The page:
UK cities lag behind European competitors for skills, productivity and innovation

New 'Competing with the Continent' report presents in-depth picture of how UK city economies compare to European counterparts.

As the country prepares to leave the EU, most UK cities must urgently address low levels of skills, productivity and innovation to have the best chance of competing with European counterparts for the industries and jobs that offer long-term growth and prosperity.

This is according to a new report, Competing with the Continent, published today by the think tank Centre for Cities, which presents an in-depth picture of how UK city economies compare to European counterparts, covering 330 cities across 17 countries (1).

It reveals that UK cities account for over a fifth of Europe’s urban economic output – the largest share of any nation in the continent – and play a bigger role within the national economy than cities in other European countries, contributing 60% of the UK’s national economic output (compared to just 36% in Germany and 32% in Italy).

However, the report shows that most UK cities fall below the European urban average for skills, productivity and innovation – weaknesses which must be addressed to help cities across the UK to compete globally, particularly for the knowledge-intensive firms and jobs which are increasingly important for boosting growth, employment and wages:

  • Nine out of ten UK cities (57 out of 63) perform below the European average in terms of productivity, and more than half (39) are among the 25% least productive cities in the continent.
  • More than three out of four UK cities (48) have a lower proportion of high-skilled residents than the European average. UK cities are also home to the third highest concentration of low-skilled residents in the continent, behind only Spanish and Polish cities.
  • Only two UK cities (Cambridge and Oxford) are in the European top 20 for innovation, and around four out of five (49) fall below the continental average. Despite its vibrant economy, London only generated 8 patents per 100,000 residents in 2011, compared to 26 patents in Paris and 10 in Berlin.
  • The UK economy relies on a handful of high-performing cities for growth. London, for example, is the biggest economy in Europe, and accounts for a quarter of the UK’s economic output – more than Paris’ contribution to the French economy (20%), and significantly bigger than Berlin’s role in the German economy (4%).

Given these findings, the report argues that strengthening UK city economies – by tackling skills-gaps and empowering places to boost local growth – must be a top priority for the Government in its new industrial strategy, and in the forthcoming autumn statement.

Commenting on the report, Alexandra Jones, Chief Executive of Centre for Cities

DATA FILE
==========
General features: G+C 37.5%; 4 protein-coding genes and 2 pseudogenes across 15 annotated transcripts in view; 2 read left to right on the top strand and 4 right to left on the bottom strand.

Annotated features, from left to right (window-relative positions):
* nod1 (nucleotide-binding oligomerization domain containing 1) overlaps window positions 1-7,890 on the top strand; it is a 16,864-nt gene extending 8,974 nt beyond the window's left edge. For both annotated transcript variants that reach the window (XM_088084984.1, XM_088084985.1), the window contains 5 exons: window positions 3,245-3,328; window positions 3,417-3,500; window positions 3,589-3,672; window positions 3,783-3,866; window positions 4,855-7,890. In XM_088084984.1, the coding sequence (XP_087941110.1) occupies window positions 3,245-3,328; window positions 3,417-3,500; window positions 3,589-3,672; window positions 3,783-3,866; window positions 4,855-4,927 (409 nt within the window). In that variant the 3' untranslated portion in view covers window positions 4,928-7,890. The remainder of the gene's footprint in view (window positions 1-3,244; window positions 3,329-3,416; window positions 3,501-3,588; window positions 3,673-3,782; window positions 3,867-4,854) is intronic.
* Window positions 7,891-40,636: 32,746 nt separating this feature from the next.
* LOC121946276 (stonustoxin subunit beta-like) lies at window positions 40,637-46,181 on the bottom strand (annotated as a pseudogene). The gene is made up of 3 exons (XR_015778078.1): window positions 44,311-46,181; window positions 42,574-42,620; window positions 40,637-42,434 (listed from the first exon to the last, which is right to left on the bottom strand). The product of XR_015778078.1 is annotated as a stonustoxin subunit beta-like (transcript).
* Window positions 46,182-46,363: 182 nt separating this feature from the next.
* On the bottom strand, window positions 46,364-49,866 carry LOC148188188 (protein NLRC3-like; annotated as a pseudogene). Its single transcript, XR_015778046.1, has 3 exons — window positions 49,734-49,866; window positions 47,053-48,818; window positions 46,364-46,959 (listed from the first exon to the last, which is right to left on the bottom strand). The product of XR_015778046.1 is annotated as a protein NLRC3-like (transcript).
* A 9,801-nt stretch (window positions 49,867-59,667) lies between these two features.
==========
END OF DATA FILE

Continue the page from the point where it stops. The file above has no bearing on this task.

“No other economy in Europe is so dependent on the performance of its cities, yet too many of the UK’s urban areas are failing to realise their potential. For the country to thrive in the years to come, it’s vital that the Government works with cities to address the skills and productivity gaps holding most places back.

“In particular, the Government should ensure that any new funding commitments in the Autumn Statement focus on boosting the key drivers of growth in cities, such as skills, transport and housing. Over the long-term, it should also build on its devolution agenda by giving places the powers they need – and which European counterparts already enjoy – to grow their local economies.”

ENDS

For more information, or to arrange an interview with Alexandra Jones, please contact please contact Brian Semple, Press Manager for the Centre for Cities, on 0207 803 4316 / 07595 439 638 or b.semple@centreforcities.org

NOTES TO EDITORS

The report ‘Competing with the Continent – how UK cities compare with European counterparts’, will be available to download at http://www.centreforcities.org/competing-with-the-continent  from 00:01 on 22 September 2016.

  • The report covers cities with more than 150,000 inhabitants in 17 European countries where data was available (Belgium, Bulgaria, Denmark, Germany, Estonia, Ireland, Greece, Spain, France, Italy, Lithuania, Hungary, the Netherlands, Poland, Sweden, Switzerland and the United Kingdom).

Most of the data was available from Urban Audit or Eurostat more widely, but several values were extracted from national statistics offices. For availability reasons the large majority of the dataset is for 2011.

About Centre for Cities:

Centre for Cities is a research and policy institute, dedicated to improving the economic success of UK cities. We are a charity that works with cities, business and Whitehall to develop and implement policy that supports the performance of urban economies. We do this through impartial research and knowledge exchange. For more information, please visit www.centreforcities.org

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